Unless you were busy watching yesterday’s heart-pounding football action, you may have already read the reports surrounding RIM’s Mike Lazaridis and Jim Balsillie resignation from their positions as Co-CEOs. Taking over for Jim and Mike will be “little-known company insider,” Thorsten Heins, formerly RIM’s Chief Operating Officer. RIM is calling this “a board and management shuffle,” as Heins steps into one of the most difficult roles in all of telecommunications now. Heins has said he’s “confident” in the lineup of Blackberry’s existing handsets and that QNX will be the preferred platform of choice for the next decade.
Now, let’s add a dose of humor here and consider the CEO revamp a bold but ultimately questionable move. So how can RIM truly change their company’s position? As suggested by the man behind BrooksReview.net:
If I were CEO of RIM, here’s what I would do:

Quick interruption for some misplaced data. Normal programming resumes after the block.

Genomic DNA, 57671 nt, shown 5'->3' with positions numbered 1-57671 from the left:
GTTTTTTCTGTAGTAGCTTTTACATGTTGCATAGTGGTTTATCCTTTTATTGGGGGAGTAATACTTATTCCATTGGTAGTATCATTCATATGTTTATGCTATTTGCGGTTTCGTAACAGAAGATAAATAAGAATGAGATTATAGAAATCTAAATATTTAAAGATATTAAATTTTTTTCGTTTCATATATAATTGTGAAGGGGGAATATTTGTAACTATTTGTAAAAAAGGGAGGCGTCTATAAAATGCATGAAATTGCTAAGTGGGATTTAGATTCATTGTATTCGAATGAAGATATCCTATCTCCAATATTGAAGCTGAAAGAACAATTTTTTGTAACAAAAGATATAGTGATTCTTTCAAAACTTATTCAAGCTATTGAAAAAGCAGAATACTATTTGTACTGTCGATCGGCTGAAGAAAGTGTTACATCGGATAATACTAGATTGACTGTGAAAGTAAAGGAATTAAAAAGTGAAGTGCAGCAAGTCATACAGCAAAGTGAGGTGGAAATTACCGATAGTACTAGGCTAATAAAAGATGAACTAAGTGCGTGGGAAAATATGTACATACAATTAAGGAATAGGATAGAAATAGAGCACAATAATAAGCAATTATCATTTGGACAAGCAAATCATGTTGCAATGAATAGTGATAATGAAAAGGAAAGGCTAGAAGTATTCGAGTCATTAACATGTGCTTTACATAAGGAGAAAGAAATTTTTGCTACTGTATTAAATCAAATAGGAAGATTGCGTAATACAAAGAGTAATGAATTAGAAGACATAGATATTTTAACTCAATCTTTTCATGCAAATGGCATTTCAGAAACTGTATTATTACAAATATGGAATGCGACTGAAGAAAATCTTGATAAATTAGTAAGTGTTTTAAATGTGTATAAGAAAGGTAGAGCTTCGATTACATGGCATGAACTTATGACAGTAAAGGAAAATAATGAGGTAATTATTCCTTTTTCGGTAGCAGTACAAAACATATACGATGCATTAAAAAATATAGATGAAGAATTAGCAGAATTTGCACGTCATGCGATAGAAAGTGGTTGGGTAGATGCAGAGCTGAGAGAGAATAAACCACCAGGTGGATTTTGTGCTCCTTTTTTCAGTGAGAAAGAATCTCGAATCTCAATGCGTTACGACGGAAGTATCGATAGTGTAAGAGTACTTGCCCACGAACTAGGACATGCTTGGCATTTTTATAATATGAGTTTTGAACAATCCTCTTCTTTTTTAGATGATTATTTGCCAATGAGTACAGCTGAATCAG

- Call a meeting of all top executives.
- Pull my iPhone 4S out and rest it gently on the table in front of me.
- Wait for dramatic effect.
- Fire anyone not patient enough to wait for me to speak first.
- Tell everyone left in the room that they have 3 months to bring me a working prototype that makes me want to use it over my iPhone. (While gesturing towards my iPhone already placed on the table.)
- Fire anyone that asks “How?”
- With everyone gone, hire a new executive team.
That’s some half-hearted humor and as we get serious again, I understand that RIM wants an insider, someone already intimately familiar with their processes, execution and just general way of doing business running the show. Bringing in an outsider can be just as dangerous as continuing to let Mike and Jim run the company — that being said…RIM still needs to change its way of thinking and doing business. They also need a complete refocus on marketing, a new way to express that RIM remains “hip” however contrary that idea seems to be. I’m not suggesting that RIM should go all-in with Android as they’ve made clear that QNX is their future for the next 10 years. The good news is that RIM knows how to make great hardware…they really need to sit down and decide if QNX is really the right software to match it.
RIM, Wall Street Journal 1, 2 (subscription need)